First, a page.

Two Sandia National Laboratories engineers working on a way to make natural gas drilling equipment better say it also can help make lighter weight airplanes, better electric cars and earthquake monitoring systems.
Randy Normann and Joe Henfling have been working on electronic components for drilling that could handle temperatures of 600 degrees Fahrenheit for long periods.
They gave one to the U.S. Geological Survey to test in California – and geologists ended up capturing the devastating Dec. 26 Sumatra earthquake that triggered a tsunami and left nearly 183,000 people in 11 countries dead and 129,000 missing.
The engineers also realized the technology could help other areas.
Sandia developed the method for designing and manufacturing electronics components, such as computer chips, to withstand extreme pressure and temperature and still function. Norman and Henfling said their original goal was to help companies drill deeper for natural gas and geothermal energy.
“Current technology in that industry is limited to about 20,000 feet because after that the electronics get too hot and don’t work. If they want to go any deeper, they can’t see where they’re going,” Normann said. “Our technology lets them see much deeper.
“There are some wells targeted in the Gulf of Mexico at 35,000 feet, and this can help them get there.”
The Sandia researchers said electronic devices that aren’t heat-sensitive could help airplane designers make lightweight planes, thus saving about $30 million in fuel costs over the lifetime of each airplane.
“In most airplanes all the control electronics are in the cockpit with the pilot because they’re too sensitive to go anywhere else,” Normann said. “But if you can move them onto the engine where it’s hotter, that would save hundreds of wires and about 600 pounds of weight per aircraft.”
The technology also could prove useful for electronic cars to improve brakes’ response by putting electronics directly inside. That would give braking systems more power, requiring less force to operate, the engineers said.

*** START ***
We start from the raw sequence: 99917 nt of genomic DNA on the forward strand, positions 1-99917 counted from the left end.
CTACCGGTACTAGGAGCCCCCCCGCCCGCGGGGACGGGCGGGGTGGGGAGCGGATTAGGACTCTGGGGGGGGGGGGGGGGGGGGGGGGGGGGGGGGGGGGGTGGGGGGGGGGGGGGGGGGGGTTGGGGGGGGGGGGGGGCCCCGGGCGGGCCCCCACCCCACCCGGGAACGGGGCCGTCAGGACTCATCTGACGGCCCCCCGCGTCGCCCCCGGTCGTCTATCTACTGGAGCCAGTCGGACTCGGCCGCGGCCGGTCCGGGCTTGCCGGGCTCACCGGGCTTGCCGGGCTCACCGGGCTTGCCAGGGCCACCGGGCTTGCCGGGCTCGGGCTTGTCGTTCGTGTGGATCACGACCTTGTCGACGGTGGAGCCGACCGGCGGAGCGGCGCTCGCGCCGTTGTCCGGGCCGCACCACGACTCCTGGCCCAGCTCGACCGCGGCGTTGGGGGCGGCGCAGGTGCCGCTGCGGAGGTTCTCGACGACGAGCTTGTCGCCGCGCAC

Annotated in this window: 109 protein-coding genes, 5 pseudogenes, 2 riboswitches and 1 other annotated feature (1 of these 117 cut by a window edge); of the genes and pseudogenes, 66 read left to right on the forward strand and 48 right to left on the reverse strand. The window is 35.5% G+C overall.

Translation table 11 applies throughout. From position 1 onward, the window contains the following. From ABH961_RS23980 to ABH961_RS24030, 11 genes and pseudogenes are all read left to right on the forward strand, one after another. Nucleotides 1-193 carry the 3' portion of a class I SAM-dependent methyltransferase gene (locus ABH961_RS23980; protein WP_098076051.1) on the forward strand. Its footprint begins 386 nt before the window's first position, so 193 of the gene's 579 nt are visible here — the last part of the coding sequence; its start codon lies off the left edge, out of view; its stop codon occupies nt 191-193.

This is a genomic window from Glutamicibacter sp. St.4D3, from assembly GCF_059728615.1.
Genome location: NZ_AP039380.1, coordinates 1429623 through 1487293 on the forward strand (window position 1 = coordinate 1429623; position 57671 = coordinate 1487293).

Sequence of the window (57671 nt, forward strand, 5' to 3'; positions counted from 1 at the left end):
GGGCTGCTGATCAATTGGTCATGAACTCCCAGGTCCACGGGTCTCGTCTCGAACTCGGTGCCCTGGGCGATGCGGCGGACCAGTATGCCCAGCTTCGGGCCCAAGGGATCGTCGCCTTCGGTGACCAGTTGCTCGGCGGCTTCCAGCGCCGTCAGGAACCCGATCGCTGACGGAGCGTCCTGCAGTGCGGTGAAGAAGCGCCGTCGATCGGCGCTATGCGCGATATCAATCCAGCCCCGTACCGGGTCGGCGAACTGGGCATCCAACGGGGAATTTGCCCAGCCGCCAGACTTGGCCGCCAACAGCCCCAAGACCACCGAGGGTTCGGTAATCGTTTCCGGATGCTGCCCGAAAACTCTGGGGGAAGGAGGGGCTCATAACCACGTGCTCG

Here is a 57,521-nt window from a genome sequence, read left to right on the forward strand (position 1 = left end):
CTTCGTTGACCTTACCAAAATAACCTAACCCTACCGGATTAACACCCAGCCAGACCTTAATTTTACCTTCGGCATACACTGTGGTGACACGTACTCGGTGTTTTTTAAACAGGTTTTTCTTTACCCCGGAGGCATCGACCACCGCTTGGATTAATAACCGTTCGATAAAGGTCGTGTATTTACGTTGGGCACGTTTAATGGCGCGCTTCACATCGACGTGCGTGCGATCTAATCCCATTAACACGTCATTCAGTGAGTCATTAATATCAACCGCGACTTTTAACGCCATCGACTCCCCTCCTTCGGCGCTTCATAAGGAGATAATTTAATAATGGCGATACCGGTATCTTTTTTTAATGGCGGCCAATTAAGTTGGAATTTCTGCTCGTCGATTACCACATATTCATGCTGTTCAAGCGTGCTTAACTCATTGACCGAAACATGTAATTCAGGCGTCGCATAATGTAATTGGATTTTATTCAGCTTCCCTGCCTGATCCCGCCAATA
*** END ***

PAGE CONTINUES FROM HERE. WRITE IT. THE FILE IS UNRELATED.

“If you can do that you can eliminate hydraulics in a car,” Normann said. “Hydraulics use an oil-based material that has to be drained and recycled.”
A project called the San Andreas Fault Observatory at Depth, to study California’s famous fault, might be interested in adding the electronics.
“Their goal is to drill a well through the San Andreas fault so they can instrument and monitor a well as it is sheared in half,” Normann said. “That’s never been done before, but we think our electronics can withstand that without a problem. That will teach them more about how earthquakes work.”
The U.S. Geological Survey already discovered something new about earthquakes when it put the equipment in a deep well near a fault to test it for Sandia.
Water in the aquifer well ended up working like a seismometer. The earthquake moved the liquid around, then dropped the water table, Normann said.
“It appears the fractured rock in that well was altered by the earthquake,” he said. “This is stuff geologists have never seen before.”
That has broad implications for geologists.
“One issue they’re interested in is how do earthquakes communicate with each other,” Normann said. “Basically they feel the Earth vibrates and other fault zones sense it, creating new earthquakes. But there’s a growing theory that it’s a hydraulic process from fluids in faults around the world. This is just one data set, but it points to that.”